Great Ideas for Recycled & Sustainable Wall Coverings

Do you want to help save the planet while you’re redesigning your home? You may be surprised at how many parts of a home’s design can be made from recycled materials if you know where to look. One of the ways to find recycled products is to look into the plethora of recycled wall coverings that have made it to the market. Tile, wallpaper and wood can all come from recycled materials, making these wall coverings great options for anyone who is concerned about the environment. Below, we’ll cover these types of materials and how to source legitimate sustainable wall coverings.

Sustainable Wall Coverings Reclaimed Wood

Reclaimed wood can add some interesting texture and color to a wall. Image: J. Helgason/Shutterstock

Reclaimed wood

One of the simplest ways to reuse materials as sustainable wall coverings is to find reclaimed wood for your walls. Wood is easy to recycle since it’s widely available. It’s also simple to sand and re-stain the wood for new purposes.

Also, reclaimed wood can come in a wide array of colors and textures. And putting those textures and colors together in one space can make an excellent rustic accent wall. For added appeal, you could even try placing the reclaimed boards at alternating depths to create a 3D accent wall. Walls like this work especially well in styles like rustic chic, since reclaimed wood accent walls give a rustic vibe without completely overpowering the space.

Sustainable Wall Coverings Tile Design

Glass is easy to recycle into tiles. Image: SunnyToys/Shutterstock

Recycled glass tile

Everything from old bottles to old windows could go into creating new tile for your home. Since glass is one of the most commonly recycled materials, it makes sense to reuse it in a glass tile mosaic design. The glass can be melted down and re-dyed for some gorgeous designs that look like brand new tile.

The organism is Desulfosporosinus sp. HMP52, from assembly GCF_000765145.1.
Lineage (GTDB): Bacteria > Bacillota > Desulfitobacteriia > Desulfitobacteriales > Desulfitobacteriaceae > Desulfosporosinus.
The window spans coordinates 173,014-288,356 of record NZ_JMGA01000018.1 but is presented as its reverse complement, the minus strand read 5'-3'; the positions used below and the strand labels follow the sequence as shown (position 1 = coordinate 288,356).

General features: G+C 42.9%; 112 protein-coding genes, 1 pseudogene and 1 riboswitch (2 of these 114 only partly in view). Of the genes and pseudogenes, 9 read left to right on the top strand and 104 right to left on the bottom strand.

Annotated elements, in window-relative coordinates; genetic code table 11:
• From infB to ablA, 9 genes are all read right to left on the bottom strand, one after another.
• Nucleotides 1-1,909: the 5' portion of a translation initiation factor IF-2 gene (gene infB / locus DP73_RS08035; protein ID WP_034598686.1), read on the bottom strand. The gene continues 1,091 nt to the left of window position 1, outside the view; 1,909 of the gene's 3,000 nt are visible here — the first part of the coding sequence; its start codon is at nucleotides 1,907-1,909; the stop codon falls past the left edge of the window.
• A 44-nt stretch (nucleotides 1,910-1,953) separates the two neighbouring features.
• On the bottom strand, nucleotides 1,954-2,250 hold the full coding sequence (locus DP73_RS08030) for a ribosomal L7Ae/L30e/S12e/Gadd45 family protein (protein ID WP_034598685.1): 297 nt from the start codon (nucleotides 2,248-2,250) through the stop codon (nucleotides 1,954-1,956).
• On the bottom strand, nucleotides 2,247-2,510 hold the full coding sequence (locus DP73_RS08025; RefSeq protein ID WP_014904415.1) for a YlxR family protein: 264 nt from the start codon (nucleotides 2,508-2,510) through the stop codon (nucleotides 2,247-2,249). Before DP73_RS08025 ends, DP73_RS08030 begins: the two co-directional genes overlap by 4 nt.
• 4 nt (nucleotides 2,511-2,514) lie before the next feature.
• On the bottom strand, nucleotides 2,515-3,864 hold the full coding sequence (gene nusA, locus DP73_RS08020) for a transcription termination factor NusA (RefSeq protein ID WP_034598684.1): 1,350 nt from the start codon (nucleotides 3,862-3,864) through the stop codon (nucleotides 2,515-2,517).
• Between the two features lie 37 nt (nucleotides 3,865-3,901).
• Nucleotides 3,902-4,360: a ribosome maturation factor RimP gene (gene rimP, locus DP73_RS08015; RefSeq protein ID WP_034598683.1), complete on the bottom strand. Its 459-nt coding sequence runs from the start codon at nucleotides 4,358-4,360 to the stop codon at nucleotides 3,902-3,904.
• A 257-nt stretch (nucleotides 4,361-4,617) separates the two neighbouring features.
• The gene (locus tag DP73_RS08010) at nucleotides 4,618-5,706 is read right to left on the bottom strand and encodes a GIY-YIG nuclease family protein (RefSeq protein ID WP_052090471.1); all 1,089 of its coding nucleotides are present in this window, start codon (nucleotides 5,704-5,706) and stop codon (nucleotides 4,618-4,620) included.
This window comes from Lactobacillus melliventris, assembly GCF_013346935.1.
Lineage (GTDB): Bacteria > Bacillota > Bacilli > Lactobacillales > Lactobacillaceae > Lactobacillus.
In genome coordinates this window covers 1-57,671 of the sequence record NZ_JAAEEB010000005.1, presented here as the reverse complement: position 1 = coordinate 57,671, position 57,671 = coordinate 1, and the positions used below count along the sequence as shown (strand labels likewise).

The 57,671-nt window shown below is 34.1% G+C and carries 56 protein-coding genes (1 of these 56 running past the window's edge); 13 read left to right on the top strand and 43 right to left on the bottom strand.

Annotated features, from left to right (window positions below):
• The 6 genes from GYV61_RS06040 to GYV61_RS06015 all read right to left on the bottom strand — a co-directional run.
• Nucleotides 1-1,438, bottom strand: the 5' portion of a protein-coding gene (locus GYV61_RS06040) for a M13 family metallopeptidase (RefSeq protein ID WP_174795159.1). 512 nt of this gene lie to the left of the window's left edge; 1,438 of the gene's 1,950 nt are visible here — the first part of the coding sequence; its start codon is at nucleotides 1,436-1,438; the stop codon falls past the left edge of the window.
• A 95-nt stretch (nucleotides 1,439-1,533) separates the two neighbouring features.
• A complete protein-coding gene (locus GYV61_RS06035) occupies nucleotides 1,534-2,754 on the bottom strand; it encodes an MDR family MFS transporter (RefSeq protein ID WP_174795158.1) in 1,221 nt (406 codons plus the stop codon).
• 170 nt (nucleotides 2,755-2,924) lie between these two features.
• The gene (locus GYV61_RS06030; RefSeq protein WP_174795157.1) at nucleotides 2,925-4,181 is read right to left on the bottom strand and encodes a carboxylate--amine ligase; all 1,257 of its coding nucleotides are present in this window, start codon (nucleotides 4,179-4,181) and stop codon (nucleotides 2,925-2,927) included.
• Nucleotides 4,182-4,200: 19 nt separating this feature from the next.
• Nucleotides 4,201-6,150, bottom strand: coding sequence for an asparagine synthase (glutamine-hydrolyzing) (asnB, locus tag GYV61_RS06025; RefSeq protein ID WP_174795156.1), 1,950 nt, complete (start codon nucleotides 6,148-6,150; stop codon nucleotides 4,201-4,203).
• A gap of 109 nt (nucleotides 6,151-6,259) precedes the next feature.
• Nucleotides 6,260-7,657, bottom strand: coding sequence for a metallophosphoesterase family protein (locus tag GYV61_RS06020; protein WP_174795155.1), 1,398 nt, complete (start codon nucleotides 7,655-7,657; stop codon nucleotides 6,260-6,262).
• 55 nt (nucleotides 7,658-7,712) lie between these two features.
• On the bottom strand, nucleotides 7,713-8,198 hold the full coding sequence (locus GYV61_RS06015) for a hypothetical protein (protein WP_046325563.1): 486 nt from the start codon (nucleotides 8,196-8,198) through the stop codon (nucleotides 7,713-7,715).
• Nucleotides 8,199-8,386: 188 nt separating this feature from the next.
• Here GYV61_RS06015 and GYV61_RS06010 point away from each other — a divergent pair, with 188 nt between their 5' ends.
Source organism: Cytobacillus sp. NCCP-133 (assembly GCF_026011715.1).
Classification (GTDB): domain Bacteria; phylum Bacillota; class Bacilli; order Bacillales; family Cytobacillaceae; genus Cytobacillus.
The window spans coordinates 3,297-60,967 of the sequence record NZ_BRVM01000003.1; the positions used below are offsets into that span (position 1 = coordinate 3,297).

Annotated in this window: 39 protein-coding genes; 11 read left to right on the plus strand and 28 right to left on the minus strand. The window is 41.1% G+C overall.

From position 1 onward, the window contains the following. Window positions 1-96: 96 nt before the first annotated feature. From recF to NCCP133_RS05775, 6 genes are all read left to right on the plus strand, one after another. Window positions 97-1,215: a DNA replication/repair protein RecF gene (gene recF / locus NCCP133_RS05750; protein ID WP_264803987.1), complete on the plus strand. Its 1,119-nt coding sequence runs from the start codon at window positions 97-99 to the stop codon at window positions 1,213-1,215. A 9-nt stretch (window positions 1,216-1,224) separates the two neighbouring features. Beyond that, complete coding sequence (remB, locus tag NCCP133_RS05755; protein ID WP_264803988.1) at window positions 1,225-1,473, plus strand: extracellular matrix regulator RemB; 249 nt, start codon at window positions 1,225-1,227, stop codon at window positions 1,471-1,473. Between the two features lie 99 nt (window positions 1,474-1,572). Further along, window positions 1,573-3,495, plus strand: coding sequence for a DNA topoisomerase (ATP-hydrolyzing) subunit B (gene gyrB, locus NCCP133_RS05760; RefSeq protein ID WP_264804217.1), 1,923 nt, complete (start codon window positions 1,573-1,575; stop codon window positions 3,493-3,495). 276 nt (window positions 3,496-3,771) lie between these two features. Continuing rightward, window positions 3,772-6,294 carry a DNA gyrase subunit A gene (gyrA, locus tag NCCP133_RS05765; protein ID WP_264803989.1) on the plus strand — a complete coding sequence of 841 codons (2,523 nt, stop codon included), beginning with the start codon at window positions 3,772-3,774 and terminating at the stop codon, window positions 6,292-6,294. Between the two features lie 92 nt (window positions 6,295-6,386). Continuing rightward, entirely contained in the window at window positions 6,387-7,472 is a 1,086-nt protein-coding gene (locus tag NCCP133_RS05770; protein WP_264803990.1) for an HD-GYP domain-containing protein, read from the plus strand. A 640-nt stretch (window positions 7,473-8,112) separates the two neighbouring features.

Some studios are being very creative with this sustainable wall coverings concept. Tile studio Artaic even created mosaics out of recycled tile that depict other reused and old materials, like scrap paper, torn cardboard, reclaimed wood and peeling paint. The end result looks rustic yet conceptual, making it perfect for artistic spaces.

Sustainable Wall Coverings Recycled Wallpaper

Some manufacturers make wallpaper from recycled materials. Image: yampi/Shutterstock

Recycled paper

Recycled paper is another amazing idea. These sustainable wall coverings can come in a few forms. Wallpaper made from recycled materials is the most common. You may have to source sustainable wallpaper from very specific retailers, however.

A highly innovative use of recycled paper also comes in the form of wall tiles. An art studio called Dear Human makes tiles that consist of 100 percent recycled paper products.

For an artistic take, some people even cover walls with book pages. It’s a highly conceptual design that would be great in artistic home libraries, reading nooks or studies.

Sustainable Wall Coverings Recycling Symbol

Often, recycled products will have the recycle sign printed on the package. Image: Oleksandr Malysh/Shutterstock

How to make sure sustainable wall coverings are legitimate

The problem with looking for sustainable materials is that just about anyone can claim something is eco-friendly. If you want to make sure you’re sourcing the most legitimate sustainable wall coverings, there are a few organizations that can help.

  • Check out industry groups, such as the Wallcoverings Association (WA). These groups can connect you with resources like places to shop and how to find real sustainable wall coverings.
  • Other manufacturers choose to participate in programs like the Environmental Product Declaration (EPD), which is a document that lists out the environmental impact of a product.
  • For a wider range of recycled building materials, the EPA designates suppliers that use recovered materials. You can search a supplier directory here.

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Reclaimed Resources: 8 Ways to Score Recycled Materials

Building with recycled materials offers two-fold benefits. Not only are you building with cheaper materials that come with a story, but you’re also helping to offset some of your carbon building footprint. It’s no secret that building materials can really eat into your building budget. Just like the housing market, material prices can ebb and flow. By searching for recycled materials whenever possible, you can save more of your money. Not sure where to start? If you know where to look, you’ll find an abundance of reclaimed materials at your fingertips. Here are some of the best places to score free and low-cost materials.